‘Congratulations, Dr!’: surviving and thriving in your viva

Maria Raisa Jessica (Ryc) Aquino, Claire Wilson

Research output: Chapter in Book/Report/Conference proceedingChapter

Abstract

As a UK-based PhD student, it will come as no surprise that upon submitting your PhD thesis, you will be required to undertake a viva voce (viva) or oral examination of your research. Despite knowing that this is an inevitable part of the PhD process, the viva can feel mysterious and is often left for discussion towards the end of your project (Morley, Leonard & David, 2003). Anecdotes from those who have completed a viva may describe dispiriting experiences, which can negatively impact your own confidence (Carter & Whittaker, 2009; Grabbe, 2003; Wallace, 2003). Although each viva is unique, in this article we aim to demystify the process through sharing our learning from our viva experiences and using relevant literature. Further, we aim to promote the view that the viva should be considered an exciting opportunity to discuss your work. To do this, the article will outline how to prepare for the day, what might happen during the viva and what might be expected of you afterwards.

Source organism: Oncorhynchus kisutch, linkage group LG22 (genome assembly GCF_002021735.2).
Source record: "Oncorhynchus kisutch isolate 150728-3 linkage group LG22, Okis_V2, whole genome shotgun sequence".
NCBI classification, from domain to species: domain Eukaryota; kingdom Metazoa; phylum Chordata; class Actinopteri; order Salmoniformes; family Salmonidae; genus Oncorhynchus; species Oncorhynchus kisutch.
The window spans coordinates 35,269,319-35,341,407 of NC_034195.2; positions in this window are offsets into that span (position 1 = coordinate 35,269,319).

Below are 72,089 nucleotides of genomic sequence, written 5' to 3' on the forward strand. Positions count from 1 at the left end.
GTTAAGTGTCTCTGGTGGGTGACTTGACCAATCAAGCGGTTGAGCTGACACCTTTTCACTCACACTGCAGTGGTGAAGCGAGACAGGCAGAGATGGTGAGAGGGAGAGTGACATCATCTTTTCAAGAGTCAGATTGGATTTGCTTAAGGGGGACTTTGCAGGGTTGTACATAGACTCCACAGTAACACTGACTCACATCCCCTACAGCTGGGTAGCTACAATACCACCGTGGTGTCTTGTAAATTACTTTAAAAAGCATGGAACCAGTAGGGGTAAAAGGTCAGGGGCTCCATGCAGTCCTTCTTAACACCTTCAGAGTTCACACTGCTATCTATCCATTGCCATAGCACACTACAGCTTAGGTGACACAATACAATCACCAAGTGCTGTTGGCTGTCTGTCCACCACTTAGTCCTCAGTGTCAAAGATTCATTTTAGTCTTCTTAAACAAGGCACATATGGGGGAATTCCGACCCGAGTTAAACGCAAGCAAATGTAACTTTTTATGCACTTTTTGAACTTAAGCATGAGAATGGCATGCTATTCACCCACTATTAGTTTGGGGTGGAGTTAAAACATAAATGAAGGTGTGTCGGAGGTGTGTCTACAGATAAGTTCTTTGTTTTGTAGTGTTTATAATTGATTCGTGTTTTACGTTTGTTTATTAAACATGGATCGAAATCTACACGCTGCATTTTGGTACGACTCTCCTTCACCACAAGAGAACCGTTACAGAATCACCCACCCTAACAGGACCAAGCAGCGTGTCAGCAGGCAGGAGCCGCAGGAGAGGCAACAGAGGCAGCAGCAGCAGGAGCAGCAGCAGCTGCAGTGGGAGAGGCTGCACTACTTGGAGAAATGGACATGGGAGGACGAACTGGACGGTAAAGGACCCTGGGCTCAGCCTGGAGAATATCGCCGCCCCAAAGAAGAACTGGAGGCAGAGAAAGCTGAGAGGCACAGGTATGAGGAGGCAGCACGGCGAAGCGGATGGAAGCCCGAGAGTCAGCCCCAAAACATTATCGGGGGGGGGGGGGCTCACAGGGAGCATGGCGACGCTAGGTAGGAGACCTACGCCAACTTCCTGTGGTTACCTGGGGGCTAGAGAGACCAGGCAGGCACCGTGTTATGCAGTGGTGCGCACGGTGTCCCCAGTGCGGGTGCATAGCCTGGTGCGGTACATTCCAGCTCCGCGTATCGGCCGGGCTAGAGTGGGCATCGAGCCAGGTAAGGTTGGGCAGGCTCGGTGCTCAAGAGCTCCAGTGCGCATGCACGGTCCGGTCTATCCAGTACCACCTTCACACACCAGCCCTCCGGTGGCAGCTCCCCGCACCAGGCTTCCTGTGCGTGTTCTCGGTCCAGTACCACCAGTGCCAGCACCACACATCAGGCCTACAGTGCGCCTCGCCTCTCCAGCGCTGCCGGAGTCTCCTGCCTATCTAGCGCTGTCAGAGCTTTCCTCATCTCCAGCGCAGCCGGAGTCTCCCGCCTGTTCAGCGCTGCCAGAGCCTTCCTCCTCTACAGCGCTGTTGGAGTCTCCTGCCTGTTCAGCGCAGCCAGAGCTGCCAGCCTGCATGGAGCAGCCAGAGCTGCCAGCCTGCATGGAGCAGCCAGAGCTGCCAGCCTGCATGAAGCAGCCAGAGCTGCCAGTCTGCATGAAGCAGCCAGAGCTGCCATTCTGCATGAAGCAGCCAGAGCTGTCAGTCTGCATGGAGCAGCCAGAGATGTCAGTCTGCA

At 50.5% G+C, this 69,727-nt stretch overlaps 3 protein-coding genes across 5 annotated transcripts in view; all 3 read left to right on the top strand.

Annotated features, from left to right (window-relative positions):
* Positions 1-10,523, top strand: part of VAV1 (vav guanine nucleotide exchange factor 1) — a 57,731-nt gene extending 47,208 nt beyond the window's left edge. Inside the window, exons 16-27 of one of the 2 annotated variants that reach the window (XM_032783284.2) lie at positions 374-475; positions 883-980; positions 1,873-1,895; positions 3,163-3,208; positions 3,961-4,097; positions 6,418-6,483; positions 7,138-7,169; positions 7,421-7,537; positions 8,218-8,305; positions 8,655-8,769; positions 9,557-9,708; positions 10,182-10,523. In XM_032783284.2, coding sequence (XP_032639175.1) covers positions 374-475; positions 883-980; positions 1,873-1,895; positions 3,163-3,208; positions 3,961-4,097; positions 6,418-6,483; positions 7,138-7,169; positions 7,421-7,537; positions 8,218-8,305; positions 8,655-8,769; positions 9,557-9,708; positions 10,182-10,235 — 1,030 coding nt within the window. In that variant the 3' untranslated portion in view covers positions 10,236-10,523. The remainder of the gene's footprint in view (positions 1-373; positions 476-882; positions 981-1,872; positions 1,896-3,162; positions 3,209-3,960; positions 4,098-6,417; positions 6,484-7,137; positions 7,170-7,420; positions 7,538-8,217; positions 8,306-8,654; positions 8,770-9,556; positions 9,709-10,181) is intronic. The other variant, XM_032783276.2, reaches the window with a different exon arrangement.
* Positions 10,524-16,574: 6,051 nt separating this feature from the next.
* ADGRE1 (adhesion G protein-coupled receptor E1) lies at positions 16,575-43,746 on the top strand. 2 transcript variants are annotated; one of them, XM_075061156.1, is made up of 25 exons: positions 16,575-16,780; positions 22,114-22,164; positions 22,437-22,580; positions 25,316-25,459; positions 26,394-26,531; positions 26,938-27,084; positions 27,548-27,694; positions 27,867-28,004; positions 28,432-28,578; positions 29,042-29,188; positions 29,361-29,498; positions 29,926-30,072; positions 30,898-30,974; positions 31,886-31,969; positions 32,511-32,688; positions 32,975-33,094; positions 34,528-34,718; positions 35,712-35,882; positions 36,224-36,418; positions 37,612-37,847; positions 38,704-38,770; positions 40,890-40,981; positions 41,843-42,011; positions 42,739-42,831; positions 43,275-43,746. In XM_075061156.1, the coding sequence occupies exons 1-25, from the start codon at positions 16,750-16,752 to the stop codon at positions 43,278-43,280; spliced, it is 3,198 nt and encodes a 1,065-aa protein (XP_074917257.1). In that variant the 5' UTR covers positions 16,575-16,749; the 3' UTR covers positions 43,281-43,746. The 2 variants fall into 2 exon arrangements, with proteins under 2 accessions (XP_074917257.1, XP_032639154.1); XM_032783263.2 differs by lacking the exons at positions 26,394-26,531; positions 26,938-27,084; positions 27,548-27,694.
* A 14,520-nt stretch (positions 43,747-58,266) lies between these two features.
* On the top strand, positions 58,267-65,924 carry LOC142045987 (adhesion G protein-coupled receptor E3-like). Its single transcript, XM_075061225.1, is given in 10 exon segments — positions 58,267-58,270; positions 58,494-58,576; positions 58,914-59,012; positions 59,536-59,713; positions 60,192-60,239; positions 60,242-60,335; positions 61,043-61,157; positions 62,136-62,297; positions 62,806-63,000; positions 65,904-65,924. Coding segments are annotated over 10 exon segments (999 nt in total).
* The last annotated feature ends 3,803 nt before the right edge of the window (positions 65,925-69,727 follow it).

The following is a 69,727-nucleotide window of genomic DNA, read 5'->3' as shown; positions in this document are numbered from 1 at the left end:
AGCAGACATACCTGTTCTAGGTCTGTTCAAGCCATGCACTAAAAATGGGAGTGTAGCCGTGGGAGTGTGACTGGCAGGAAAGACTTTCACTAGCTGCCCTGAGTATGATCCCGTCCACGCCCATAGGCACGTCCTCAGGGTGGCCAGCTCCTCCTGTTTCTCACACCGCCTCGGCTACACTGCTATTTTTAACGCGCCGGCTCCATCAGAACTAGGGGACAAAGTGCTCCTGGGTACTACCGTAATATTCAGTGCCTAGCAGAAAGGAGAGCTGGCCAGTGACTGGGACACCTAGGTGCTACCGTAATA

Original languageEnglish
Title of host publicationA Guide for Psychology Postgraduates
Subtitle of host publicationSurviving Postgraduate Study
EditorsHolly Walton, Maria Raisa Jessica (Ryc) Aquino, Catherine V. Talbot, Claire Melia
PublisherThe British Psychological Society
Pages76-80
Number of pages5
Edition2nd
Publication statusPublished - 21 Jan 2019

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Aquino, M. R. J. R., & Wilson, C. (2019). ‘Congratulations, Dr!’: surviving and thriving in your viva. In H. Walton, M. R. J. R. Aquino, C. V. Talbot, & C. Melia (Eds.), A Guide for Psychology Postgraduates: Surviving Postgraduate Study (2nd ed., pp. 76-80). The British Psychological Society. http://www.psypag.co.uk/psypag-guide/